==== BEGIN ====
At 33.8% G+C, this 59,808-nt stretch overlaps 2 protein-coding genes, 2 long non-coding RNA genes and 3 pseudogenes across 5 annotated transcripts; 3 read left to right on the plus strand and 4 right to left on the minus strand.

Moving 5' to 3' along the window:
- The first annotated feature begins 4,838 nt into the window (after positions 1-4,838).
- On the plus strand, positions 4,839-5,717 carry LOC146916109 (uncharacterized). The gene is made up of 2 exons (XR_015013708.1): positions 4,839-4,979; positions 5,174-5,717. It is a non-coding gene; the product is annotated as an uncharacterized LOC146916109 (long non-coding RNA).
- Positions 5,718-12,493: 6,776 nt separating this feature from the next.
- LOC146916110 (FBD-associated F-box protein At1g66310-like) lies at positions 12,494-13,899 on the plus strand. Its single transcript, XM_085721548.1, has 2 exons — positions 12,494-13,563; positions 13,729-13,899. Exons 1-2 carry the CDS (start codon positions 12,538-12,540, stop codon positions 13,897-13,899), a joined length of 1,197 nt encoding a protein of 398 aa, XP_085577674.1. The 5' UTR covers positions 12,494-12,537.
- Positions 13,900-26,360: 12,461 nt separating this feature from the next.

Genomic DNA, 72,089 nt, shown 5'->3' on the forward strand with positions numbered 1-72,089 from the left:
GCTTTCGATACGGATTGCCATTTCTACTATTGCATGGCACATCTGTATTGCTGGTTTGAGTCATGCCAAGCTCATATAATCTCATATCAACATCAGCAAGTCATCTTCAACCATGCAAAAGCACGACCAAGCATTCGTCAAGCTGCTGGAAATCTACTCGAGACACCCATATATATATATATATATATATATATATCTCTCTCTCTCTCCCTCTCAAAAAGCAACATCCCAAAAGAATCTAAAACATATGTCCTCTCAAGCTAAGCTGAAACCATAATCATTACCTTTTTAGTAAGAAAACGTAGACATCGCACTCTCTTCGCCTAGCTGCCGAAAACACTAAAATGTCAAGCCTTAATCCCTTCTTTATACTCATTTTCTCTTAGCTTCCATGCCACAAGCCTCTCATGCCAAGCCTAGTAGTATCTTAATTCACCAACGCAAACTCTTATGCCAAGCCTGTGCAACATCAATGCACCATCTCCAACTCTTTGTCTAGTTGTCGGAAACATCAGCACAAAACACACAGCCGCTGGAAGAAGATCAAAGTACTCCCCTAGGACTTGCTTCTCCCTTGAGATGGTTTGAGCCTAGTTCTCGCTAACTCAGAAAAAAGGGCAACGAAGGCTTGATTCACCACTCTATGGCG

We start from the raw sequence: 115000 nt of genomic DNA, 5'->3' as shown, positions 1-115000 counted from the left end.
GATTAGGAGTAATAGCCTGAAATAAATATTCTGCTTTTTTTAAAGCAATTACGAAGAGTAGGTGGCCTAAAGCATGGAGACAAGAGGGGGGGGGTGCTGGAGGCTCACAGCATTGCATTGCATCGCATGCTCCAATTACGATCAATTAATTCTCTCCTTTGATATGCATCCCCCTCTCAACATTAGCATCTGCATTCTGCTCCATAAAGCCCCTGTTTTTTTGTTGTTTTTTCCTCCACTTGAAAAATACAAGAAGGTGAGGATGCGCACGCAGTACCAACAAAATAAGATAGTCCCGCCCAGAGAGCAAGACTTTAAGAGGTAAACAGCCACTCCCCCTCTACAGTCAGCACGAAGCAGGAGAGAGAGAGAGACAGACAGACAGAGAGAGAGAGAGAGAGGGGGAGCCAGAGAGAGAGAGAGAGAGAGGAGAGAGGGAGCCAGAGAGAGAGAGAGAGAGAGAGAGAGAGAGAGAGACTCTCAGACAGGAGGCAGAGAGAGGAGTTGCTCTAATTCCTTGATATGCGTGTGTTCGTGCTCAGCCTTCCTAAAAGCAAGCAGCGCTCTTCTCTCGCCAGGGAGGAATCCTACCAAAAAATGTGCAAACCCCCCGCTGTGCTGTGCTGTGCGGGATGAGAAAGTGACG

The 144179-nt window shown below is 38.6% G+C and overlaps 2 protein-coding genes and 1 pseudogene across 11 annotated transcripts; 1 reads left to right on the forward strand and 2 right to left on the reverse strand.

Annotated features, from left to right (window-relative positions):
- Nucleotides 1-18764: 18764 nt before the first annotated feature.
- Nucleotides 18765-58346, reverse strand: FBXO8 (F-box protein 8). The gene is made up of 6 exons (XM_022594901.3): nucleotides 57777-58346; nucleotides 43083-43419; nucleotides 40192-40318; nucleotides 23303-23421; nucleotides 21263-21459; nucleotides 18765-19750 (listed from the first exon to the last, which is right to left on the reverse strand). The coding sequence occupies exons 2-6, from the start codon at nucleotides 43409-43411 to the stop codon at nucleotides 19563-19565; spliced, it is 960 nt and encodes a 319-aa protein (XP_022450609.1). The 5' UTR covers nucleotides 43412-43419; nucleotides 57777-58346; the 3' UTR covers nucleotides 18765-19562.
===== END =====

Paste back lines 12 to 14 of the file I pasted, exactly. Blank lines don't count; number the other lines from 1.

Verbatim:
The 144179-nt window shown below is 38.6% G+C and overlaps 2 protein-coding genes and 1 pseudogene across 11 annotated transcripts; 1 reads left to right on the forward strand and 2 right to left on the reverse strand.

Annotated features, from left to right (window-relative positions):
- Nucleotides 1-18764: 18764 nt before the first annotated feature.